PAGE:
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"Cocaine"
Song by J.J. Cale

from the album Troubadour

Released September 1976
Recorded 1976
Genre Rock
Length 2:48
Label Mercury
Writer J.J. Cale
Producer Audie Ashworth
Troubadour track listing
Hold On
(5)
"Cocaine"
(6)
I'm a Gypsy Man
(7)
"Cocaine"
Single by Eric Clapton
from the album Slowhand
Released November 1977
Recorded May 1977
Genre Blues rock
Length 3:41
Label Polydor
Writer(s) J.J. Cale
Producer Glyn Johns

"Cocaine" is a song written and recorded by J.J. Cale in 1976 and most widely known in a cover version recorded by Eric Clapton. Allmusic calls the latter "among [Clapton's] most enduringly popular hits" and notes that "even for an artist like Clapton with a huge body of high-quality work, 'Cocaine' ranks among his best."[1]

Glyn Johns, who had previously worked with The Who, Led Zeppelin and The Rolling Stones, produced the Clapton recording, which was released on Clapton's 1977 album Slowhand and as a single in 1980. "Cocaine" failed to chart on the Billboard Hot 100 except as the 'B' side of "Lay Down Sally", which was a No. 3 hit in early 1978. "Cocaine" was one of several of Cale's songs recorded by Clapton, including "After Midnight" and "Travelin' Light".

Contents

The song's message

Eric Clapton describes "Cocaine" as "an anti-drug-song. The fans only listen to the refrain: ‘She don’t lie, she don’t lie, she don't lie, cocaine.’ But it says, ‘If you wanna get down, down on the ground, cocaine.’"[2] The song also contains the lyric: "Don't forget this fact, you can't get it back".[3] Clapton has called the song "quite cleverly anti-cocaine", noting:[4]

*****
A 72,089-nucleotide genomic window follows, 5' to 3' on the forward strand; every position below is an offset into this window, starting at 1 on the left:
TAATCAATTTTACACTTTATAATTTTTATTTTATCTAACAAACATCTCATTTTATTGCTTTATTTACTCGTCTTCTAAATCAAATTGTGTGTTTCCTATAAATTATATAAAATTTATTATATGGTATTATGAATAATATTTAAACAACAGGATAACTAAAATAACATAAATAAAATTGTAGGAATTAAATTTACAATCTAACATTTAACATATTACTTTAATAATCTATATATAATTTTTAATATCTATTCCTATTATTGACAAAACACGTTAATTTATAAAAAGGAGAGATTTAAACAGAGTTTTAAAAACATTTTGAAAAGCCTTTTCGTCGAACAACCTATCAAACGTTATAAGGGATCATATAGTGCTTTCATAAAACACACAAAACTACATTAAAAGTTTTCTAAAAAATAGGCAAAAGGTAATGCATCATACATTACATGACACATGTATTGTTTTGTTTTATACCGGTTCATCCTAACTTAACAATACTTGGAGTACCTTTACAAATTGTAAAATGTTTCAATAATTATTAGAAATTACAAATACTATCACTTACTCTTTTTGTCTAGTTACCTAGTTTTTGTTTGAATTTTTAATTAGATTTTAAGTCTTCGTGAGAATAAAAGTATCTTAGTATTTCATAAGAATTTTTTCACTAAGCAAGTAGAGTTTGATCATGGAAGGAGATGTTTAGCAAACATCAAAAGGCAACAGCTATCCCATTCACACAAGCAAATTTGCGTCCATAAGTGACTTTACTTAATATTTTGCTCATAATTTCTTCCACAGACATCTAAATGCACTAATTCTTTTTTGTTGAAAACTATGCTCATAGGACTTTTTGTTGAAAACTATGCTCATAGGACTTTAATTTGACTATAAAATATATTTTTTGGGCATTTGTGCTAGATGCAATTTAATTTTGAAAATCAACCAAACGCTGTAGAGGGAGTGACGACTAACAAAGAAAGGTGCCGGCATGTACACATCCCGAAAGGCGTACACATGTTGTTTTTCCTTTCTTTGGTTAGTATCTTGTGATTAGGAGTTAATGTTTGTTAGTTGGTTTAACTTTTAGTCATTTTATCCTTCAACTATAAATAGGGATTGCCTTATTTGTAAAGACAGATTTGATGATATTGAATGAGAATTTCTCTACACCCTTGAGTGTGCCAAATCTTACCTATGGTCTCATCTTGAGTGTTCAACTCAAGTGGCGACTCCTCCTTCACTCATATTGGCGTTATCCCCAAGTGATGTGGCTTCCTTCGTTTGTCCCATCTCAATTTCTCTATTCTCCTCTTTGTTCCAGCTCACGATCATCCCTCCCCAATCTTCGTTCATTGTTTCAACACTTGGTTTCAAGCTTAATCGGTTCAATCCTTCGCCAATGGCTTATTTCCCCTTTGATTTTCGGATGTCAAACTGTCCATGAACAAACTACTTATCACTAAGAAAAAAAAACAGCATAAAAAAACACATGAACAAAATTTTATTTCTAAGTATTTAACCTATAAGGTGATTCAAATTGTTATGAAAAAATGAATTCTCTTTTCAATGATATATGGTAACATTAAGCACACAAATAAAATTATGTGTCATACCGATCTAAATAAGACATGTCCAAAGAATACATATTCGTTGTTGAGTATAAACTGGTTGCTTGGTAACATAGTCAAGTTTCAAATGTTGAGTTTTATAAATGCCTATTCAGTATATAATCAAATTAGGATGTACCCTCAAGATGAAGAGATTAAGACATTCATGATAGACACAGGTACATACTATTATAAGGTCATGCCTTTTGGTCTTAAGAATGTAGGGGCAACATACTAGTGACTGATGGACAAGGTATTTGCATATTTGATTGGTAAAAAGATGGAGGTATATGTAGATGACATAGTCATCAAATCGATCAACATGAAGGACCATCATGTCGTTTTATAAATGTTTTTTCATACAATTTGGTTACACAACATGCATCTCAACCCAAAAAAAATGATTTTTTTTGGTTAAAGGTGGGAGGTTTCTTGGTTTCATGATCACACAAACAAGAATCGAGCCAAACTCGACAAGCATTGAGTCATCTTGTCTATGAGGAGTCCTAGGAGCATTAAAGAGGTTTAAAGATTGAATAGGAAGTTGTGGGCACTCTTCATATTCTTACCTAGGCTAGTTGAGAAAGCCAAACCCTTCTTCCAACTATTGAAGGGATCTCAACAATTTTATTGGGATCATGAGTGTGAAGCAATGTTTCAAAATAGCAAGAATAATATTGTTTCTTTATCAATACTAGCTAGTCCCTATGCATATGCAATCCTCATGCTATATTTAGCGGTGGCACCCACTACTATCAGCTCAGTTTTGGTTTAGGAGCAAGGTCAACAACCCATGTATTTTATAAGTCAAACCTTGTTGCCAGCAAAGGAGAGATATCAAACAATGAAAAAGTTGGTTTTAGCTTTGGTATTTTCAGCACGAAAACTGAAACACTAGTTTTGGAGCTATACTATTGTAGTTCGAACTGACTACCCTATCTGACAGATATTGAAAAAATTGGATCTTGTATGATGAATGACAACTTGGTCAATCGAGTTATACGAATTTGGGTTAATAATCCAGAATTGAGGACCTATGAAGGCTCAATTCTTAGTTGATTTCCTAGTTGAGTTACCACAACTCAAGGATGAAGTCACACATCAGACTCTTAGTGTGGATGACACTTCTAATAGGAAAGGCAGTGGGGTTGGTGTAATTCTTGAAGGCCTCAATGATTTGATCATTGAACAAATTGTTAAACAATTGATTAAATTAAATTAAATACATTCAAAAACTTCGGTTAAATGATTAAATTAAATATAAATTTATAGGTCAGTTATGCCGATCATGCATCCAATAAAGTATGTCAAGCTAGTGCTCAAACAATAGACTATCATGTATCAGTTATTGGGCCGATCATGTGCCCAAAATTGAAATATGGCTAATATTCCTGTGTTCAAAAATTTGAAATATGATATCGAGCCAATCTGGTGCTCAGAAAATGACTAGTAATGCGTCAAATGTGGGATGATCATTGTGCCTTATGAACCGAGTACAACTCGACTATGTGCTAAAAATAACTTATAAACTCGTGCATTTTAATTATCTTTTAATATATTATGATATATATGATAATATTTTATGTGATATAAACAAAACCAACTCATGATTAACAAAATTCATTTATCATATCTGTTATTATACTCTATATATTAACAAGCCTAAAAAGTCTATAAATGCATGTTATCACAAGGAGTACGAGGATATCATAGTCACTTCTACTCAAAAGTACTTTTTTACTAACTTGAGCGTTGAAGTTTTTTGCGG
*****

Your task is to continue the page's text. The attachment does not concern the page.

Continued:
"It’s no good to write a deliberate anti-drug song and hope that it will catch. Because the general thing is that people will be upset by that. It would disturb them to have someone else shoving something down their throat. So the best thing to do is offer something that seems ambiguous—that on study or on reflection actually can be seen to be ‘anti’—which the song "Cocaine" is actually an anti-cocaine song. If you study it or look at it with a little bit of thought... from a distance... or as it goes by... it just sounds like a song about cocaine. But actually, it is quite cleverly anti-cocaine."

Over the years, Clapton has added the lyrics 'that dirty cocaine' in live shows to underline the anti-drug message of the song.[5][6]

Performances

Clapton played "Cocaine" at the Crossroads Guitar Festival in 2004. Although Cale was present, Clapton played this without him.[citation needed] Clapton would later join Cale when he played his set, which included "After Midnight". In 1988, Elton John and Mark Knopfler joined Clapton on stage to perform this at the 6th annual Prince's Trust Rock Gala.[citation needed]

Other cover versions

A live cover by the Scottish rock band Nazareth appears on their albums The Fool Circle and Snaz. Guitarist Andy Taylor of Duran Duran recorded it for his 1990 solo album Dangerous. In 2008, country singer Gretchen Wilson 'borrowed' the melody from the tag end of the chorus ("she don't lie, she don't lie, she don't lie") for her song "Work Hard, Play Harder" (which also borrowed from The Black Crowes, as well).

References

  1. ^ Song Review of Clapton's cover of "Cocaine" by Allmusic
  2. ^ Stern magazine, Germany, 1998
  3. ^ J J Cale Guitar Styles and how to play them | J J Cale / Columbia Pictures Publications, 1980
  4. ^ The Best of Everything Show, with Dan Neer
  5. ^ 03/Oct/2006 Eric Clapton Rethinks Playing 'Cocaine' FOXNews.com
  6. ^ 05/0ct/2006 Eric Clapton rethinks playing 'Cocaine' Alcohol and Drugs History Society







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